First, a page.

The Observatory has taken the lead in extending the Motus Wildlife Tracking Network to southern and eastern Wisconsin. The goal: to build a network of radio towers east to west across southern Wisconsin and north to south along the Lake Michigan shoreline, from the Green Bay area southward. To make this happen, the Observatory has hosted regional meetings, attended workshops, raised funds, and worked with a variety of partner organizations and individuals.
Observatory Director Bill Mueller, who has been coordinating these efforts, reports that as of late August, three stations already were on line, with more soon to come. (See the map above and a special message about Motus from Director Mueller below.) The Motus towers in southern and eastern Wisconsin will be vital for tracking bird migration across Lake Michigan and the state of Wisconsin.
From southwest to north, the newest Motus towers are located at Camp Whitcomb Mason in northwestern Waukesha County, at the Observatory’s headquarters at Forest Beach Migratory Preserve in Ozaukee County, and at Woodland Dunes Nature Center in Manitowoc County.
Next to come are stations at Madison Audubon Society’s Goose Pond Sanctuary in Columbia County, the Milwaukee County Zoo in Milwaukee County, and Eagle Valley Nature Preserve in Grant County, and a yet-to-be-determined location in Iowa or Sauk County, near the lower Wisconsin River.
The term Motus comes from the Latin word for “movement.” The new technology is a huge contrast to earlier methods for tracking animals. In the Motus system, birds carry tiny radio transmitters whose signals are picked up by receivers (usually mounted on towers), and the information is collected by scientists.
Marking birds to trace their movements is a centuries-old practice; in America, John James Audubon tied silver thread around the legs of Eastern Phoebes in 1805 to see if they returned to his farm in successive years. The use of metal bands to track migratory patterns got its start in Europe in the late 1890s, and the first American study to use banding was designed by Smithsonian researchers in 1902. Banding became more standardized in America in the early 1900s and was revolutionized in the 1950s, when nearly invisible mist nets -- used to capture birds safely -- became more available. Banders now undergo a rigorous federal certification process.
Bands are read or recovered when birds are recaptured or when they are found dead. Although these bands provide good information, a lot of effort goes into a system that brings less than a 10% recovery of songbird bands and a 30% to 40% return on game birds like waterfowl.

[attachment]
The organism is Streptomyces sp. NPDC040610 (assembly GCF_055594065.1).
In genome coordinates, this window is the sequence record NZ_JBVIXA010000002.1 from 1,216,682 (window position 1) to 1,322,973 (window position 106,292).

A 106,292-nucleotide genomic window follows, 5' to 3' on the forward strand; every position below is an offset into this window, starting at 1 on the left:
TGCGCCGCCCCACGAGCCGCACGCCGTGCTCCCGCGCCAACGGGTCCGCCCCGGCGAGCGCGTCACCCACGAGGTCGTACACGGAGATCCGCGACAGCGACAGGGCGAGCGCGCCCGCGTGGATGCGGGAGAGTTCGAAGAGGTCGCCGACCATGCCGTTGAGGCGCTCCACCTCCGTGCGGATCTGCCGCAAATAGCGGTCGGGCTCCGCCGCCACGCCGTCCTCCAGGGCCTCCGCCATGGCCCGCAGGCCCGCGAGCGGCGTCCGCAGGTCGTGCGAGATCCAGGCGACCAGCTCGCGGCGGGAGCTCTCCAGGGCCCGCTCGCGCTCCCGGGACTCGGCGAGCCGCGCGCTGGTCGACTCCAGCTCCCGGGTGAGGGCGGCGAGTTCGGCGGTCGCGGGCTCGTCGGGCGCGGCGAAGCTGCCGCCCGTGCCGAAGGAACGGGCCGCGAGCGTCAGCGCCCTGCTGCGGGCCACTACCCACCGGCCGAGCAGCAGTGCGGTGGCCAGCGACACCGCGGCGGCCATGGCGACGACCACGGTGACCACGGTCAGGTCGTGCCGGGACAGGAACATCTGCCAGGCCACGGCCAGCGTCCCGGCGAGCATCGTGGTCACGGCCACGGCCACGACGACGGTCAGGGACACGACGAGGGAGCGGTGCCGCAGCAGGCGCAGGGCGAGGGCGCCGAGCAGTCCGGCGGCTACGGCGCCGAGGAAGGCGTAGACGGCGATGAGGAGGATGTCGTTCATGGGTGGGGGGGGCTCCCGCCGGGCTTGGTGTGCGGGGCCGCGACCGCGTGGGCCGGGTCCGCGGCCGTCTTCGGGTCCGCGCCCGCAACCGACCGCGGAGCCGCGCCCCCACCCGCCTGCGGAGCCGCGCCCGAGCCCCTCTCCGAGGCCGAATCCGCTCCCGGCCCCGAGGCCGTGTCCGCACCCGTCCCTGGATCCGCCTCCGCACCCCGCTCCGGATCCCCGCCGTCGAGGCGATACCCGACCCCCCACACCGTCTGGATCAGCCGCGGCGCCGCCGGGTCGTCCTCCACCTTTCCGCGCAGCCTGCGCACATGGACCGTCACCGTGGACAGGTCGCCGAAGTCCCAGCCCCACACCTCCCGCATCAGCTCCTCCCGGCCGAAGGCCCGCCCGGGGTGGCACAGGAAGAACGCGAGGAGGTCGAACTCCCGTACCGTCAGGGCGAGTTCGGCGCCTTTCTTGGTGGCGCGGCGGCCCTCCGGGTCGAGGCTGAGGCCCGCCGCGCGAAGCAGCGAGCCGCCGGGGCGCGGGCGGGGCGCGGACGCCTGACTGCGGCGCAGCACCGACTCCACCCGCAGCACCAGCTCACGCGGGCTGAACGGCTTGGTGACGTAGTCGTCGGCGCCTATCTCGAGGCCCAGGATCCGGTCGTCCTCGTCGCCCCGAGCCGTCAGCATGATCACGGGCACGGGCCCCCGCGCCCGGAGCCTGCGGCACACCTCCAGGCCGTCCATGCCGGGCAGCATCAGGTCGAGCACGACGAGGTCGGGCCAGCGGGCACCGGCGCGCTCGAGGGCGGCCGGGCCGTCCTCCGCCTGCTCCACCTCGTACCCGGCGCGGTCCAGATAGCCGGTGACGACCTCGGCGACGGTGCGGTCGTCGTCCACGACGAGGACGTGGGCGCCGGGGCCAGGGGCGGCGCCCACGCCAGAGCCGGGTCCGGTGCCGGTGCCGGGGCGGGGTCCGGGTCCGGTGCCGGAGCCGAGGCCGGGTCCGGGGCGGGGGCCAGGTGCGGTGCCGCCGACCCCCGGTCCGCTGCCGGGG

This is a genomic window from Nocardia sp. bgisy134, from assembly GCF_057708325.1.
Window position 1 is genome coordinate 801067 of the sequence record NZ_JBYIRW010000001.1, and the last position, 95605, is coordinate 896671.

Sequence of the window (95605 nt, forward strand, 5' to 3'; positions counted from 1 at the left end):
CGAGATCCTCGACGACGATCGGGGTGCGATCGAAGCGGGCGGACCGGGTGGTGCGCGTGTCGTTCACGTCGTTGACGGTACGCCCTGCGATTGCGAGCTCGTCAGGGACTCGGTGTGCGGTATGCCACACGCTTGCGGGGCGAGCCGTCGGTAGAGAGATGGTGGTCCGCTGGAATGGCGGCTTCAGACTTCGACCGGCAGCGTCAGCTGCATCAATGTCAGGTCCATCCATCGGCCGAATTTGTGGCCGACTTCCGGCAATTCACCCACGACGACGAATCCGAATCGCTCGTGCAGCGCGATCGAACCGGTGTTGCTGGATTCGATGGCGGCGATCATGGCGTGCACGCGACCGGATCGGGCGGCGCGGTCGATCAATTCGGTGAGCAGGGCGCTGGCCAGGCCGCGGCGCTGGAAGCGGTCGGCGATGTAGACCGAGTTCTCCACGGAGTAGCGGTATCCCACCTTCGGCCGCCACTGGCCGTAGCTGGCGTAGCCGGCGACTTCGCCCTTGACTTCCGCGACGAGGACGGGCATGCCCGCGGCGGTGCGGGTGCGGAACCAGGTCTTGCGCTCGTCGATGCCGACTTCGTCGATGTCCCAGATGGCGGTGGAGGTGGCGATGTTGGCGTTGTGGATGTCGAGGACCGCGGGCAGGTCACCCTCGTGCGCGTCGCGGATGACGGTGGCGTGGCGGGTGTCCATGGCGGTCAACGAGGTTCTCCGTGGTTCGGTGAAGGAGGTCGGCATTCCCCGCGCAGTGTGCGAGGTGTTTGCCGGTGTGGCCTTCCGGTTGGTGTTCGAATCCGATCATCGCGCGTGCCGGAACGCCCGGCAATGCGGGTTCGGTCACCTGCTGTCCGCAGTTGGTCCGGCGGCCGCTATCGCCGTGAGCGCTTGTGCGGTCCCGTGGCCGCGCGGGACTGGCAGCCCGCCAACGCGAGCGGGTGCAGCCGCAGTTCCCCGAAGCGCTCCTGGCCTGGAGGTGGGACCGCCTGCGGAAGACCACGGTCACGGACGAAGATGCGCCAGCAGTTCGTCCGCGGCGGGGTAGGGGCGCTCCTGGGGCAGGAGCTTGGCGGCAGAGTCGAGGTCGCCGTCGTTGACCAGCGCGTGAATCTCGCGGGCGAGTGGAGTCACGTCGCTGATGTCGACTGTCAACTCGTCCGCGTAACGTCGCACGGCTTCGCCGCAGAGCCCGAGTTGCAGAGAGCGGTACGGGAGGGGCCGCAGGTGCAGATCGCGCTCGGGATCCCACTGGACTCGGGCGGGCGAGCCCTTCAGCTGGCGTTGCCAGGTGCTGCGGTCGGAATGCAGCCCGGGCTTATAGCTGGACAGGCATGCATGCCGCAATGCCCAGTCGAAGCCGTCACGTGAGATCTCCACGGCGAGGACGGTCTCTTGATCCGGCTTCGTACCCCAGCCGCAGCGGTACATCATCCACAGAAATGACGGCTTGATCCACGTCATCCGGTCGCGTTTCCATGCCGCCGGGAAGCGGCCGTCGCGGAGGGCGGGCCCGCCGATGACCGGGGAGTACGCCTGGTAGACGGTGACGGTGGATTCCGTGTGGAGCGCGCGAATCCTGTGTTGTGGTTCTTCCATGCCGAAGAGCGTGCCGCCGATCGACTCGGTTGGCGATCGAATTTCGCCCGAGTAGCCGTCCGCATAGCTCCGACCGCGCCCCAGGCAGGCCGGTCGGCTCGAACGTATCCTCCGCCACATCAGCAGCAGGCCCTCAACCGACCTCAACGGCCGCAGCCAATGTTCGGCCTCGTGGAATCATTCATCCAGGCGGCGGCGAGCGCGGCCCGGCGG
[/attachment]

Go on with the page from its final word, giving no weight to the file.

Radio telemetry has been around since the 1960s but has been hampered by transmitters that were too heavy to be used on small animals and by the fact that they often required scientists to wander the landscape with bulky, hand-held antennae. More recent telemetry methods use GPS transmitters and satellites.
Motus transmitters (nanotags) can be attached when birds are banded, and the transmitters are so small that songbirds, bats, and even large dragonflies and butterflies can be studied. Once birds are carrying a transmitter, they generate information without being recaptured, simply by flying within 9 to 12 miles of a receiver. Researchers can track multiple birds simultaneously. Transmitters can be set to send out pulses in a coded sequence specific to each project. Small batteries or those that signal frequently may last only a few weeks, but larger ones may transmit for as long as three years.
Motus allows migration to be viewed as more than just a movement between Point A and Point B. It shows how birds respond to physical barriers like water or mountains. (Do they go around or across? In one big push, or in increments?), how long they rest and refuel at stopover sites like Forest Beach, how weather influences movement, whether the age or sex of a bird affects the way it migrates, the times of day that birds are active, their flight speeds, flight orientation, and much more. The Motus system encourages scientists to ask “bigger” questions than the old systems allowed.
The key to making Motus work is a network of receivers that are strategically located in order to form an electronic “fence” that can track birds from point to point for thousands of miles. Today, there are more than 720 receiving units on four continents -- more than half of them in the US and Canada.
Private individuals or landowners can help by funding and/or giving permission for a station on their property, if the location is right. Part of the Observatory’s role as coordinator includes rounding up funding. The cost for erecting a tower is between $5,000 and $7,000, occasionally more in remote areas; if you’d like to fund a tower (or part of one); please contact the Observatory.
For more information:
https://www.birdlife.org/americas/news/tiny-transmitters-tracking-birds-north-south-america (shows a bird with a transmitter attached)